[00:28:22]

We spent two weeks Mainstone digging his grave behind Indurain with a tent. I know we look crazy to people, but I think it was I think you, I don't know, therapy. We watched the movie where Jesse James brother, James Turner, said the only condition he could bury his brother. So last on the grave.

[00:28:47]

I don't know that I've ever witnessed such an unconditional love between a father and son. In a way, it was a very romantic end. And after knowing Stoney all this time, I couldn't imagine Billy Byrd's story ending any other way and being buried by his son. Not long after Billy Byrd's death, Stoney and his son Stone began to build the rock solid distillery in a way to honor Billy Burt, but as Tony explains, it was also a coping mechanism.

[00:29:19]

I guess if I had to say how long it takes to heal long enough to meet people again, it was two months at least. My wife, God bless her, she she was so wonderful, the only way she knew how to fit in my son. So we got to thank you and me and him about what we could do to keep a family together. And I wanted something to get into. I could bring my whole family together and not have to be apart because, you know, I just have turned 60 and he's gone and all of a sudden I'm in thoughts mortality.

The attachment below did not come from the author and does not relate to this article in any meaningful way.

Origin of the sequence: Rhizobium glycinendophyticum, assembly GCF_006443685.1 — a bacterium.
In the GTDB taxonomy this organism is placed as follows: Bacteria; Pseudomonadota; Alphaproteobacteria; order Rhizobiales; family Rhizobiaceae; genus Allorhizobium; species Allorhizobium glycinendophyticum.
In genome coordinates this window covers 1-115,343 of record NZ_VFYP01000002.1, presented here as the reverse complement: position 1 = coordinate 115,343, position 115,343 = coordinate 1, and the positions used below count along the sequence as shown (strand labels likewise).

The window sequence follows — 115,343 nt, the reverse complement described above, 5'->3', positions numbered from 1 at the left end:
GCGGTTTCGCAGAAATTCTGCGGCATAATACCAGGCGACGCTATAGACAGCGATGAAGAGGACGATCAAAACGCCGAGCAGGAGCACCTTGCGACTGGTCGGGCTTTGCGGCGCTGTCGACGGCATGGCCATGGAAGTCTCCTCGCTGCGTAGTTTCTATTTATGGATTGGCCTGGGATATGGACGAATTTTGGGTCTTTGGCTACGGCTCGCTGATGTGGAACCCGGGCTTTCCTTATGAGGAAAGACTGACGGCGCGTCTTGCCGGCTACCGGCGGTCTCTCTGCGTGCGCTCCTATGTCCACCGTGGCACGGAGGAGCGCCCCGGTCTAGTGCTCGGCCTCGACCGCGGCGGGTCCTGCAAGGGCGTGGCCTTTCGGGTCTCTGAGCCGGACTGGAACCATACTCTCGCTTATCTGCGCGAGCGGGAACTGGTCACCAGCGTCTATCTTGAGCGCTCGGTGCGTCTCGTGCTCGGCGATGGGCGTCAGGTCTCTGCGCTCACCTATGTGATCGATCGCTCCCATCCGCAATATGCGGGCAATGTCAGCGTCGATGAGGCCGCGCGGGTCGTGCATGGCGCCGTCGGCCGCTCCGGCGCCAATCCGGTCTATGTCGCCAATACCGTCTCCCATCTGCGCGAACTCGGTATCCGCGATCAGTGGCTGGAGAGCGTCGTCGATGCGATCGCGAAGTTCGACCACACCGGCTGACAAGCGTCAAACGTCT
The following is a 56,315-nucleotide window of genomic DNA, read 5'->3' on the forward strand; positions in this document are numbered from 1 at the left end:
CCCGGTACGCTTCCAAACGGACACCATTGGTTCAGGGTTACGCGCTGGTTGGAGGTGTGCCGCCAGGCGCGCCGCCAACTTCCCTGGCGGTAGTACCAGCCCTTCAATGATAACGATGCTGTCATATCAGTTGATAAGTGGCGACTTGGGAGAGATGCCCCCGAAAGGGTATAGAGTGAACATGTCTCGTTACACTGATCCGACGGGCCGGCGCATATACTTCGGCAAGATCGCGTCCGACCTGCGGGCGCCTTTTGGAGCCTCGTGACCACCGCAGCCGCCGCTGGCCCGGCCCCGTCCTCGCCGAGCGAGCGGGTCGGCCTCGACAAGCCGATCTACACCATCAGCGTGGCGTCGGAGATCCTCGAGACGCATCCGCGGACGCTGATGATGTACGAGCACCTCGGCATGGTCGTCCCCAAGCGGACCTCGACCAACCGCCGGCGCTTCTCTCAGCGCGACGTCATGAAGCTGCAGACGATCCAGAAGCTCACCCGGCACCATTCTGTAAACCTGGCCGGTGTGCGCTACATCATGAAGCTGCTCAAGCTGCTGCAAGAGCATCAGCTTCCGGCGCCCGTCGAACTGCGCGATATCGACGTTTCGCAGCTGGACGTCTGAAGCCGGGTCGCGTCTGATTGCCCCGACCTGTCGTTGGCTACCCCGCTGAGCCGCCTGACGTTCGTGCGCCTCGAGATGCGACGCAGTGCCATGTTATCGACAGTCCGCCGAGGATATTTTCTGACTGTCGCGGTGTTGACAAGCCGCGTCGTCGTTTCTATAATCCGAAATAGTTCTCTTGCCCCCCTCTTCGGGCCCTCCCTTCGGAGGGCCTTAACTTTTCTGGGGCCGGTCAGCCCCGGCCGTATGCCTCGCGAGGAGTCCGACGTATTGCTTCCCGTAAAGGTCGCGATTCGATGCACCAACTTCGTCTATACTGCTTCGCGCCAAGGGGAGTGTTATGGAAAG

[00:29:59]

And so I knew that if I didn't do something to bring it all together for that, I'd leave it on stone shoulders. And I have so much more in me to work with the stone and glass experiences.

[00:30:12]

So I set my mind on the mystery. Why? Because we made the best whiskey there ever was. Bar none.

[00:30:21]

Stoney found in nearly dilapidated building in winter when his father actually robbed several times over the years when it housed a garment manufacturing company.

[00:30:31]

He made the owner an offer, he would rent the building from him for a low fee and restore it at his own cost, if the distillery failed, then the owner would still have a viable building.

[00:30:44]

We started to clean this place out. It was it was calm. It was full of nothing but clothes.

[00:30:51]

It was like something that won't be bulldozed within a month. But I've seen how structural it was. Everything's concrete wall.

[00:31:00]

They don't deteriorate.

[00:31:01]

The roof is in good shape. I knew I could lose my ability to learn from my grandfather. Of all the houses we built, I knew what I could do with it and I wanted my son to have that experience with me. And now he can do it.